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PVC Tee-Connector Failure

I worked on the failure of a plastic connector, which illustrates the violation of a fundamental design rule. A pipe assembly, consisting of two poly(vinyl chloride) (PVC) plastic pipe sections, a brass hose bibb, and a PVC Tee-connector had failed shortly after the installation.

The visual and microscopic examinations revealed cracking within the Tee-connector. The cracking was oriented longitudinally to the threaded outlet of the tee associated with the brass hose bibb. The longitudinal cracking indicated failure associated with internal forces. Internal stress, such as interference loading or pressurization, produces a longitudinal crack as a result of the hoop stress present in a cylinder, such as the Tee. No signs of macro-ductility, stress whitening or permanent deformation, were apparent. Conversely, the cracking showed features, including bifurcation, characteristic of brittle failure.

PVC connector cracking failure

The examination showed damage on the exterior of the Tee-connector at the outlet associated with the brass hose bibb extending the circumference of the fitting, consistent with the use of a tool used during assembly of the hose bibb into the Tee-connector.

PVC connector fitting damage cracking

Based upon the observations, the failure occurred as a result of stresses within the Tee-connector that exceeded the PVC’s long-term strength leading to plastic creep, slow crack growth, and ultimately creep rupture. The Tee-connector displayed features consistent with failure associated with relatively high stresses, approaching yield, exerted over a comparatively short period of time.

The force responsible for the failure was associated with hoop stresses resulting from the interference between the hose bibb and the Tee-connector. The visual and microscopic examinations showed features consistent with the over-insertion of the hose bibb into the Tee-connector. ASTM F 1498 “Standard Specification for Taper Thread 60° for Thermoplastic Pipe and Fittings” indicates that the threads in this sealing system are intended to be made up wrench-tight – a maximum of two turns past finger-tight. The threaded male end of the hose bibb appears to have been inserted too far into the Tee-connector.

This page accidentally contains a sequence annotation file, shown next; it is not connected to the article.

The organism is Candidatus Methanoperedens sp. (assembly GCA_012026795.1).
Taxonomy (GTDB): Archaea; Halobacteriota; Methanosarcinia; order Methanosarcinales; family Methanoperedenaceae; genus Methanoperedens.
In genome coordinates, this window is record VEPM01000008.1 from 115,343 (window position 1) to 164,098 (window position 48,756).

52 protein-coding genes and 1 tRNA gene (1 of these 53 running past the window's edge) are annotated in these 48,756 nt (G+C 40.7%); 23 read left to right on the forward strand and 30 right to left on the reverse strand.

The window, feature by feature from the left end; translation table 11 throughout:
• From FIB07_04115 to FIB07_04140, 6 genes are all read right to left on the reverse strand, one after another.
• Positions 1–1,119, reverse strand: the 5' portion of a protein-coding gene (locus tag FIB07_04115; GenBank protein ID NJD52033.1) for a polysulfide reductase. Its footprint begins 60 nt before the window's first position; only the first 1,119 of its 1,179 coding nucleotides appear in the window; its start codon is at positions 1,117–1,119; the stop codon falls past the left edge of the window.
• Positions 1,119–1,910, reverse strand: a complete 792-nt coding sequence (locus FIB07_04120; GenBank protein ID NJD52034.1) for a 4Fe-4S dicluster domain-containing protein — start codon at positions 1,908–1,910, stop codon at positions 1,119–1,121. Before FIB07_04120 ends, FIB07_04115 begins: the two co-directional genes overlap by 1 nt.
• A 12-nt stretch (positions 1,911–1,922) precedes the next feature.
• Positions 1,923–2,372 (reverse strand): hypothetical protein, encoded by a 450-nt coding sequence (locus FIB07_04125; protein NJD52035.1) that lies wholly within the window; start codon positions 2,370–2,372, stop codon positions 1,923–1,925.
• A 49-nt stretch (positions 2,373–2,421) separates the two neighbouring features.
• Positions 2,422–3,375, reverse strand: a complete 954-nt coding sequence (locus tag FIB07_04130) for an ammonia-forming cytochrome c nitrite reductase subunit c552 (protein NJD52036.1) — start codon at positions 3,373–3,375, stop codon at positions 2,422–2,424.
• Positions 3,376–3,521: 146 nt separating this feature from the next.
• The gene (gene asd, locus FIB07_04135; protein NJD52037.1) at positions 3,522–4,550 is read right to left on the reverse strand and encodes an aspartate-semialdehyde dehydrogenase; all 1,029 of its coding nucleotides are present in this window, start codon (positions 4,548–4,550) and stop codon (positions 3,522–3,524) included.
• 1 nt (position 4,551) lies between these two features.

Additionally, the design of the assembly violates a basic plastic design rule when joining metal and plastic components. Because of the relative material strengths and the differential in coefficient of thermal expansion/contraction, this type of assembly should be made such that the plastic part be a male connection into the female metal part. This is also stated in ASTM F 1498. This was not done in making this connection between the brass hose bibb and the PVC fitting, and is thought to be a major factor in the PVC Tee-connector failure.

Jeffrey A. Jansen

Jeffrey A. Jansen is the Engineering Manager and a Partner at The Madison Group. He was elected as a Fellow of the Society by the Society of Plastics Engineers. Jeff is a proven plastic professional with more than 30 years of experience solving problems and addressing opportunities related to polymeric materials. He specializes in failure analysis, material identification and selection, as well as compatibility, aging, and lifetime prediction studies for thermoplastic materials. Jeff has performed over 5,000 investigations, both for industrial clients and as a part of litigation. He regularly presents seminars and webinars, covering a wide range of topics related to plastics failure, material performance, testing, and polymer technology. Jeff is a graduate of Carroll College and the Milwaukee School of Engineering.